parcel VS gulp

Compare parcel vs gulp and see what are their differences.

parcel

The zero configuration build tool for the web. 📦🚀 (by parcel-bundler)

gulp

A toolkit to automate & enhance your workflow (by gulpjs)
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parcel gulp
165 41
42,993 32,859
0.3% 0.0%
9.3 0.0
7 days ago 28 days ago
JavaScript JavaScript
MIT License MIT License
The number of mentions indicates the total number of mentions that we've tracked plus the number of user suggested alternatives.
Stars - the number of stars that a project has on GitHub. Growth - month over month growth in stars.
Activity is a relative number indicating how actively a project is being developed. Recent commits have higher weight than older ones.
For example, an activity of 9.0 indicates that a project is amongst the top 10% of the most actively developed projects that we are tracking.

parcel

Posts with mentions or reviews of parcel. We have used some of these posts to build our list of alternatives and similar projects. The last one was on 2024-02-25.
  • Build a Vite 5 backend integration with Flask
    11 projects | dev.to | 25 Feb 2024
    Once you build a simple Vite backend integration, try not to complicate Vite's configuration unless you absolutely must. Vite has become one of the most popular bundlers in the frontend space, but it wasn't the first and it certainly won't be the last. In my 7 years of building for the web, I've used Grunt, Gulp, Webpack, esbuild, and Parcel. Snowpack and Rome came-and-went before I ever had a chance to try them. Bun is vying for the spot of The New Hotness in bundling, Rome has been forked into Biome, and Vercel is building a Rust-based Webpack alternative.
  • What is JSDoc and why you may not need typescript for your next project?
    8 projects | dev.to | 22 Jan 2024
    Parcel
  • Building Node.js applications without dependencies
    6 projects | news.ycombinator.com | 13 Dec 2023
    I’ve tried something similar on the frontend side: I decided to build a UI for Ollama.ai using only HTML, CSS, and JS (Single-Page Application). The goal is to learn something new and have zero runtime dependencies on other projects and NPM modules. Only Node and Parcel.js (https://parceljs.org/) are needed during development for serving files, bundling, etc. The only runtime dependency is a modern browser.

    Here's what I have found so far:

    - JavaScript (vanilla) is a viable alternative to React.js

  • 11 Ways to Optimize Your Website
    12 projects | dev.to | 12 Nov 2023
    Besides Webpack, there are many other popular web bundlers available, such as Parcel, Esbuild, Rollup, and more. They all have their own unique features and strengths, and you should make your decision based on the needs and requirements of your specific project. Please refer to their official websites for details.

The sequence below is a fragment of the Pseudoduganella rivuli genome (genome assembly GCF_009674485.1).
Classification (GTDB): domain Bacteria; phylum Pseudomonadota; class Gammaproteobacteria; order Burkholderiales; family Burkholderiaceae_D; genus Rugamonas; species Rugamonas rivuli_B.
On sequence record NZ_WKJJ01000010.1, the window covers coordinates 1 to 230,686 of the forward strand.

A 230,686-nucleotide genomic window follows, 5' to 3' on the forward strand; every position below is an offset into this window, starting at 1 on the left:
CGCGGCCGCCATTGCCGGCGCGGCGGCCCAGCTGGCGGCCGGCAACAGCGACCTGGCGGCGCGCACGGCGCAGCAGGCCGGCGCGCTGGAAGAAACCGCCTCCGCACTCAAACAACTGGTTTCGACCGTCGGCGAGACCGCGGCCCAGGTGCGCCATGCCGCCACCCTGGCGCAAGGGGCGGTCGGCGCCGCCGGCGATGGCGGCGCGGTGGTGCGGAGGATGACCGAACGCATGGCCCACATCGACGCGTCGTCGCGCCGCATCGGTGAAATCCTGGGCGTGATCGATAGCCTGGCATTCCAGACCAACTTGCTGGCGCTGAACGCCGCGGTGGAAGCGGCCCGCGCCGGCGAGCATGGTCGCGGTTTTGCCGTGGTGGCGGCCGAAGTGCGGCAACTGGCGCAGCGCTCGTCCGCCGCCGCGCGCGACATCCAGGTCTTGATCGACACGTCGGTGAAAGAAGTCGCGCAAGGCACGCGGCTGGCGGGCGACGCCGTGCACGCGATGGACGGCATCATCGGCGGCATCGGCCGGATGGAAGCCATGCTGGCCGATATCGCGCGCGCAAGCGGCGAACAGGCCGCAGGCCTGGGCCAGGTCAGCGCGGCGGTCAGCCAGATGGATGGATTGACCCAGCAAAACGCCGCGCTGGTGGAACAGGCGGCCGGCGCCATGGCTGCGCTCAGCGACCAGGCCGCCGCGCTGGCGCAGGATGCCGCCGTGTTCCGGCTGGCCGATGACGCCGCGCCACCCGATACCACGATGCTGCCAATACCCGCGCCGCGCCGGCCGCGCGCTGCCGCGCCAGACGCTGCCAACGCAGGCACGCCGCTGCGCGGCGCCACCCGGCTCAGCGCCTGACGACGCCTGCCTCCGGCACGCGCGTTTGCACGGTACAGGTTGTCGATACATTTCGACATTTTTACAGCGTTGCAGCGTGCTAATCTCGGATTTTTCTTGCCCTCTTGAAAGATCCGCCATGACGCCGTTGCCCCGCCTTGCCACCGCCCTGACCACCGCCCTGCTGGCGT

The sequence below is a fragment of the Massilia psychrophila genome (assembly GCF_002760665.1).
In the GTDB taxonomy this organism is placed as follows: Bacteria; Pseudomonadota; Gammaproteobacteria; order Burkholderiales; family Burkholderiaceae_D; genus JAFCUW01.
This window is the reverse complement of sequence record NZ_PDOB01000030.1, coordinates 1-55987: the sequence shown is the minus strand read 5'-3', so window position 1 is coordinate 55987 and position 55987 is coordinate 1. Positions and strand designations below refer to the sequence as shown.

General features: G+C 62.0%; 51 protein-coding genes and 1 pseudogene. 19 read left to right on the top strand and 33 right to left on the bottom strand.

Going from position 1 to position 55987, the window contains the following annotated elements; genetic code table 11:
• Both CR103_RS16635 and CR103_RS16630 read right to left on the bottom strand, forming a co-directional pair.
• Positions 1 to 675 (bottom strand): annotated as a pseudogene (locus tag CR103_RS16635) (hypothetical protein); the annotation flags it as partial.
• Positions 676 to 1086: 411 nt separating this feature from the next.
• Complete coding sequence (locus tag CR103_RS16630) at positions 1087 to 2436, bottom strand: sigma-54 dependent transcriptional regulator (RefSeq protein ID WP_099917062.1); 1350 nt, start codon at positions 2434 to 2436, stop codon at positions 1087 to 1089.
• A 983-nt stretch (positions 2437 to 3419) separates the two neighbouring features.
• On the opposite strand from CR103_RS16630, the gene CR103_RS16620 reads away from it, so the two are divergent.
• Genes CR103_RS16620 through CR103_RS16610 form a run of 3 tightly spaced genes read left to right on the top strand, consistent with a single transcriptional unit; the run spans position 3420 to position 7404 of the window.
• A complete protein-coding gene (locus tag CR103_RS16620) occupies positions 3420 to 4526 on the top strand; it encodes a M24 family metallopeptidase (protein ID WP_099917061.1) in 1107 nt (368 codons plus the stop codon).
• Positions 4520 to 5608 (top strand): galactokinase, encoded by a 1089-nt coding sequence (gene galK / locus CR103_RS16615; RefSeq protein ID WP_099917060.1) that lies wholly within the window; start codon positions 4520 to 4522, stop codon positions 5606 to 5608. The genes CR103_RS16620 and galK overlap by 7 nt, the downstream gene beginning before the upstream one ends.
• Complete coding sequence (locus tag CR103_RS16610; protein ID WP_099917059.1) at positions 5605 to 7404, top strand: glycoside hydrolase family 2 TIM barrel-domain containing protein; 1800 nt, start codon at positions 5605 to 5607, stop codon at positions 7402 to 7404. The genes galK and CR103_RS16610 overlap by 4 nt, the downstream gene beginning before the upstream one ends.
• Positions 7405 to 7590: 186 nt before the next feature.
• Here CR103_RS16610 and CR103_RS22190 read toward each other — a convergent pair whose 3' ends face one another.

• Bun vs Node.js: Everything you need to know
    7 projects | dev.to | 21 Sep 2023
    In the Node.js ecosystem, bundling is typically handled by third-party tools rather than Node.js itself. Some of the most popular bundlers in the Node.js world include Webpack, Rollup, and Parcel, offering features like code splitting, tree shaking, and hot module replacement.
  • JavaScript Gom Jabbar
    12 projects | news.ycombinator.com | 2 Jul 2023
    There are projects attempting to do more things. I've really enjoyed Parcel (https://parceljs.org). But it won't handle things like linting or unit testing, which you may or may not want. Vite is also pretty popular (https://vitejs.dev/), and it has a test runner.

    Thing is, most of the problems described in the post aren't related to low-JS front-end libraries like HTMX or alpine. You can write React without a linter, bundler, build tool, unit testing, or linting. But with any of these projects at scale, you start wanting more:

    - If you want to write unit tests in JS, you need to choose a test runner (probably Jest or Vitest -- until the built-in node testing module becomes more common).

    - If you want linting, you need a linter (probably Eslint). If you want type safety, you need a type checker (probably Typescript).

    - If you want to create smaller JS files to ship to production and to automatically handle assets, you need a bundler.

    - If you want to use new language features while supporting old browsers, you need polyfills.

    - If you want to use all these things together, you need something to bring it together (like Webpack).

    So it really depends what you need! You may not need any. But as you can imagine, in many professional projects with multiple developers it's very nice to have unit tests, linting, and type checking :) (And you start caring about end-user performance a lot more, in which case optimizing the shipped bundle is important.)

    Take all that, and then compare to a language like Rust, which has most of the "ecosystem stuff" built-in. In Rust, you get the test runner, the linter, dependency manager, type checker, and documentation tool all included. Easy! Thankfully, Rust doesn't have to care about whether users support modern language features (because it compiles down to lower code ahead of time), or whether the binary shipped to the client is optimally organized for downloading immediately over the internet.

    It's a problem in JS because A) you have to care about more problems than many other languages since JS needs to load instantly over the wire in a web browser, and B) there is a huge amount of choice and not a lot of standardization in web tools. (And what standardization there is (Node, npm), there are still competitors trying to even further reduce the pain points.)